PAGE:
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Finding Your Place in Sellthrough

28 Aug, 2005 By: Kurt Indvik

There has been a flurry of discussion in our offices here this past week surrounding the issue of sellthrough in the rental store environment. We got numerous letters from an article written by Home Media Retailing's director of market research Judith McCourt, titled “Rentailers Missing the Boat on Sellthrough.”

The lively discussion has been carried over on the iDEA discussion board, where a number of rentailers exchanged a lot of terrific advice and insight into their approaches to the sellthrough issue.

If I had to venture a summary of the discussion, I would say that the rentailers participating in that discussion do feel that sellthrough is important for their future, and that they are all looking for the right pricing models and product mix to make that a reality. At the end of the day the bottom line is to create the impression in consumers' minds that they can shop and buy at your specialty store. To create that impression, however, does take a fairly significant commitment to the sellthrough business in whatever form you want it to take in your store.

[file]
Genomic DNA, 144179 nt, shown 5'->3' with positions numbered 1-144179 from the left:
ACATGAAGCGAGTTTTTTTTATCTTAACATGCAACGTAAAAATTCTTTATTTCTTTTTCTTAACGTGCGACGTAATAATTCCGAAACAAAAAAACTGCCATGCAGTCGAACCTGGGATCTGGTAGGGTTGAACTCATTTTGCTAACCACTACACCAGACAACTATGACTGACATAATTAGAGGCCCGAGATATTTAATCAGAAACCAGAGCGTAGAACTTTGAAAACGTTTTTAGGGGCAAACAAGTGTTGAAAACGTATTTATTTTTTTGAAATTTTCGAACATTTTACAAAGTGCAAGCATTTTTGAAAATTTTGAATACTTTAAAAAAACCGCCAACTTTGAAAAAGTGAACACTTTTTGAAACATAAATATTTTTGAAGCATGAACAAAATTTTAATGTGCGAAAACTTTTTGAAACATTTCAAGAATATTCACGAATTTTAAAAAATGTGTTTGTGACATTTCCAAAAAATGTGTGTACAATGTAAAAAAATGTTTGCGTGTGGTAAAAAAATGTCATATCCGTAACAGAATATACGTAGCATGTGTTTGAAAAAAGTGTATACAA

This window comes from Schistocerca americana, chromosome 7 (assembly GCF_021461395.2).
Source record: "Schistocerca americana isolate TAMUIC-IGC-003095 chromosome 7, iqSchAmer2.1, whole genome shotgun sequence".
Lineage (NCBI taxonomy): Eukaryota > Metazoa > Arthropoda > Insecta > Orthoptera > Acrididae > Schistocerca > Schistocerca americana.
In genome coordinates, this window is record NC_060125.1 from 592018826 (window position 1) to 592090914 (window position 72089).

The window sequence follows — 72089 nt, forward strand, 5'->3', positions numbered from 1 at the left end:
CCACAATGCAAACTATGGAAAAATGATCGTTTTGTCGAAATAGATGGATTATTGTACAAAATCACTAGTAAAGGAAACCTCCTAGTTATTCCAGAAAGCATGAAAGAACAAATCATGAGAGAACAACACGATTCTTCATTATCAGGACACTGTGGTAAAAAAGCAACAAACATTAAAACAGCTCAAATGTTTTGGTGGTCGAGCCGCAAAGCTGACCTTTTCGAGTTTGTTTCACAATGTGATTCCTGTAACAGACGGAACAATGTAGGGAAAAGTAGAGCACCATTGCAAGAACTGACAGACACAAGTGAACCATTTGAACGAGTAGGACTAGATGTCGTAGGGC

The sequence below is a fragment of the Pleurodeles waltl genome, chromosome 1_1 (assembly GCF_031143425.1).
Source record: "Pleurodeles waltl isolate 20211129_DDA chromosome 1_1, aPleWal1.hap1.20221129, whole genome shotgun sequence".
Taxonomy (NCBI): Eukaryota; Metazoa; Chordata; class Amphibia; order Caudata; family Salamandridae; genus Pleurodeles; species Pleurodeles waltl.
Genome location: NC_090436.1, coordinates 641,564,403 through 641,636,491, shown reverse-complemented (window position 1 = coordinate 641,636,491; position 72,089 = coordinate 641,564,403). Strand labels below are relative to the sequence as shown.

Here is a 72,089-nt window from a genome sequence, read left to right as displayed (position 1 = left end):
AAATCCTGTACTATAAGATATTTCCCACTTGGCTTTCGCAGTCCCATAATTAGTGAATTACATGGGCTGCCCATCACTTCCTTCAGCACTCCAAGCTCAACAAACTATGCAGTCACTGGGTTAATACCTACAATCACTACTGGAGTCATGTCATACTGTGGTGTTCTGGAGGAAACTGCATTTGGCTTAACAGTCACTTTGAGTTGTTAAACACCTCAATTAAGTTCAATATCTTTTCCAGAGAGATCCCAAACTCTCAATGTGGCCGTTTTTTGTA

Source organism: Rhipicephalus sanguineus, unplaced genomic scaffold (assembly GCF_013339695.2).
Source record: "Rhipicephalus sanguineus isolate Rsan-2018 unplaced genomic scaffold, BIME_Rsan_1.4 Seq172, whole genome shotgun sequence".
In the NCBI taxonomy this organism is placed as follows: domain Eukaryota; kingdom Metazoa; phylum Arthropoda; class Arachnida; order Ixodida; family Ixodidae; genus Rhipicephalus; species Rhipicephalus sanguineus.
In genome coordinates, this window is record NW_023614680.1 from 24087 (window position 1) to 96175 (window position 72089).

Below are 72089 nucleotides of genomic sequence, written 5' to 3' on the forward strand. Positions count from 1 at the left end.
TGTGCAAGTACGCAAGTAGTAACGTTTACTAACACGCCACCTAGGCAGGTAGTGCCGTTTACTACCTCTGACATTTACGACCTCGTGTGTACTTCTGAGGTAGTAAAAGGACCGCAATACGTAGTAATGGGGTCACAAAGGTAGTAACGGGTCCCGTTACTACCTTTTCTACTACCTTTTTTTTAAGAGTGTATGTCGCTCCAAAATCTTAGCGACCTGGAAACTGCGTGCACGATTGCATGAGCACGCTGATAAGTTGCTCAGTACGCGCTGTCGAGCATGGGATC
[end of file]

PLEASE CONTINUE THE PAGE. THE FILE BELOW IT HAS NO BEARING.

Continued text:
It comes down to product selection, as one rentailer said. Sure you can't compete on the new hit releases, but maybe that's where your previously-viewed business focuses. To be a destination for new product, take a look at your customer base and what their genre interests may be, then analyze your surrounding competition and find out where the gaps are. That could be your sweet spot. For some rentailers it's been heavy on the horror, Asian, anime, or gay films, for others it could be Latino product or maybe its just a strong selection of foreign and art house. Likely, it's a combination of a number of these or other categories. One rentailer cautioned to ensure that your new sellthrough product doesn't compete with your PVT.

The video specialty store is the one specialty retail business that does not (predominantly) sell its product. Certainly, this business was built on the rental retailer and rental will continue to be a significant business (and may enjoy an upswing soon). But consumers are now, and forever will be, just as inclined to buy movies and other video they feel is priced right. And the video specialty store should be a destination for sellthrough every bit as much as the mass merchant selling today's hot movie.

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